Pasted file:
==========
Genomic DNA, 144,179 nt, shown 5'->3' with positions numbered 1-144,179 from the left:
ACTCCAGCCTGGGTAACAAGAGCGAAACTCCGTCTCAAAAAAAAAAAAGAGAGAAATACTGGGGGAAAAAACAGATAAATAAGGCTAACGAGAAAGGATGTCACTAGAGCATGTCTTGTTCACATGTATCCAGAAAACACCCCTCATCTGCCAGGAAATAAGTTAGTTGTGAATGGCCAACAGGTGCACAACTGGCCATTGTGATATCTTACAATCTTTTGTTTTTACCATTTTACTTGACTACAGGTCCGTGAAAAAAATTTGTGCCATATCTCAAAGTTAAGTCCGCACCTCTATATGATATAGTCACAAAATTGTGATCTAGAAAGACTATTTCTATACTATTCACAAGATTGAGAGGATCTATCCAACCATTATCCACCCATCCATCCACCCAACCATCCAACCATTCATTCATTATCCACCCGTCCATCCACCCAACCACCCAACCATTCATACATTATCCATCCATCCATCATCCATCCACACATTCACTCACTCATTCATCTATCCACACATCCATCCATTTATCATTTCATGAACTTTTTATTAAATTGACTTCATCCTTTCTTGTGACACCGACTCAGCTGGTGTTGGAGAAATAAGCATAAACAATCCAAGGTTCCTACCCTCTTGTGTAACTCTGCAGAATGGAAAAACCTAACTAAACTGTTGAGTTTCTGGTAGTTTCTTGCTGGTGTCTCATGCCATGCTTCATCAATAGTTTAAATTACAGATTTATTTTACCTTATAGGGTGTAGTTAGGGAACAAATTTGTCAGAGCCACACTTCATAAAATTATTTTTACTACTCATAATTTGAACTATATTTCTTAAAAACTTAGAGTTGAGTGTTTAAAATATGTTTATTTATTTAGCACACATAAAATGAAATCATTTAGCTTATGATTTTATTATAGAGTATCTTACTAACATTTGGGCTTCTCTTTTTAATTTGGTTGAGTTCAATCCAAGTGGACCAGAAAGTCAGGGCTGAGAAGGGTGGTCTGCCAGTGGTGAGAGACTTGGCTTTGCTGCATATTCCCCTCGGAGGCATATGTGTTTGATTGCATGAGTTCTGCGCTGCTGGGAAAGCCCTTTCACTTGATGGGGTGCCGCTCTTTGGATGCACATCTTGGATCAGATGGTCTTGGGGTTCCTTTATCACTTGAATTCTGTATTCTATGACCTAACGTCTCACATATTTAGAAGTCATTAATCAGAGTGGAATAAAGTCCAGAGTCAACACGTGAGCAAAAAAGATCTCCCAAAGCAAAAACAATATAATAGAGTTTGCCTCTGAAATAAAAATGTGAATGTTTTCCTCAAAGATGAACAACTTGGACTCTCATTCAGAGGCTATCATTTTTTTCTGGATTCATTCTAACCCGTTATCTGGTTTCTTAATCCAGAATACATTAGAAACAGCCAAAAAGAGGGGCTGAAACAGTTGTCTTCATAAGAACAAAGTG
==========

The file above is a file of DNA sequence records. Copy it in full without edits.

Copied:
Genomic DNA, 144,179 nt, shown 5'->3' with positions numbered 1-144,179 from the left:
ACTCCAGCCTGGGTAACAAGAGCGAAACTCCGTCTCAAAAAAAAAAAAGAGAGAAATACTGGGGGAAAAAACAGATAAATAAGGCTAACGAGAAAGGATGTCACTAGAGCATGTCTTGTTCACATGTATCCAGAAAACACCCCTCATCTGCCAGGAAATAAGTTAGTTGTGAATGGCCAACAGGTGCACAACTGGCCATTGTGATATCTTACAATCTTTTGTTTTTACCATTTTACTTGACTACAGGTCCGTGAAAAAAATTTGTGCCATATCTCAAAGTTAAGTCCGCACCTCTATATGATATAGTCACAAAATTGTGATCTAGAAAGACTATTTCTATACTATTCACAAGATTGAGAGGATCTATCCAACCATTATCCACCCATCCATCCACCCAACCATCCAACCATTCATTCATTATCCACCCGTCCATCCACCCAACCACCCAACCATTCATACATTATCCATCCATCCATCATCCATCCACACATTCACTCACTCATTCATCTATCCACACATCCATCCATTTATCATTTCATGAACTTTTTATTAAATTGACTTCATCCTTTCTTGTGACACCGACTCAGCTGGTGTTGGAGAAATAAGCATAAACAATCCAAGGTTCCTACCCTCTTGTGTAACTCTGCAGAATGGAAAAACCTAACTAAACTGTTGAGTTTCTGGTAGTTTCTTGCTGGTGTCTCATGCCATGCTTCATCAATAGTTTAAATTACAGATTTATTTTACCTTATAGGGTGTAGTTAGGGAACAAATTTGTCAGAGCCACACTTCATAAAATTATTTTTACTACTCATAATTTGAACTATATTTCTTAAAAACTTAGAGTTGAGTGTTTAAAATATGTTTATTTATTTAGCACACATAAAATGAAATCATTTAGCTTATGATTTTATTATAGAGTATCTTACTAACATTTGGGCTTCTCTTTTTAATTTGGTTGAGTTCAATCCAAGTGGACCAGAAAGTCAGGGCTGAGAAGGGTGGTCTGCCAGTGGTGAGAGACTTGGCTTTGCTGCATATTCCCCTCGGAGGCATATGTGTTTGATTGCATGAGTTCTGCGCTGCTGGGAAAGCCCTTTCACTTGATGGGGTGCCGCTCTTTGGATGCACATCTTGGATCAGATGGTCTTGGGGTTCCTTTATCACTTGAATTCTGTATTCTATGACCTAACGTCTCACATATTTAGAAGTCATTAATCAGAGTGGAATAAAGTCCAGAGTCAACACGTGAGCAAAAAAGATCTCCCAAAGCAAAAACAATATAATAGAGTTTGCCTCTGAAATAAAAATGTGAATGTTTTCCTCAAAGATGAACAACTTGGACTCTCATTCAGAGGCTATCATTTTTTTCTGGATTCATTCTAACCCGTTATCTGGTTTCTTAATCCAGAATACATTAGAAACAGCCAAAAAGAGGGGCTGAAACAGTTGTCTTCATAAGAACAAAGTG